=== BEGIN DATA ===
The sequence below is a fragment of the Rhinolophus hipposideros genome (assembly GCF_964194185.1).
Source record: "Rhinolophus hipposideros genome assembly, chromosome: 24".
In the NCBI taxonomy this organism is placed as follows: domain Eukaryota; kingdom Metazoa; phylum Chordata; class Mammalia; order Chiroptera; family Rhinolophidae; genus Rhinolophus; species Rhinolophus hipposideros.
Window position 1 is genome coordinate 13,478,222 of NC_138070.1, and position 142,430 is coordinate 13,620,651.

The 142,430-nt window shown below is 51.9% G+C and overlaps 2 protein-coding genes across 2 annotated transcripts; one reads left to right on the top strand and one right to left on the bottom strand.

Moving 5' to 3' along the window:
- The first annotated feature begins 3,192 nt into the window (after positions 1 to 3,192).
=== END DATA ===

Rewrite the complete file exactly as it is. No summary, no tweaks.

The sequence below is a fragment of the Rhinolophus hipposideros genome (assembly GCF_964194185.1).
Source record: "Rhinolophus hipposideros genome assembly, chromosome: 24".
In the NCBI taxonomy this organism is placed as follows: domain Eukaryota; kingdom Metazoa; phylum Chordata; class Mammalia; order Chiroptera; family Rhinolophidae; genus Rhinolophus; species Rhinolophus hipposideros.
Window position 1 is genome coordinate 13,478,222 of NC_138070.1, and position 142,430 is coordinate 13,620,651.

The 142,430-nt window shown below is 51.9% G+C and overlaps 2 protein-coding genes across 2 annotated transcripts; one reads left to right on the top strand and one right to left on the bottom strand.

Moving 5' to 3' along the window:
- The first annotated feature begins 3,192 nt into the window (after positions 1 to 3,192).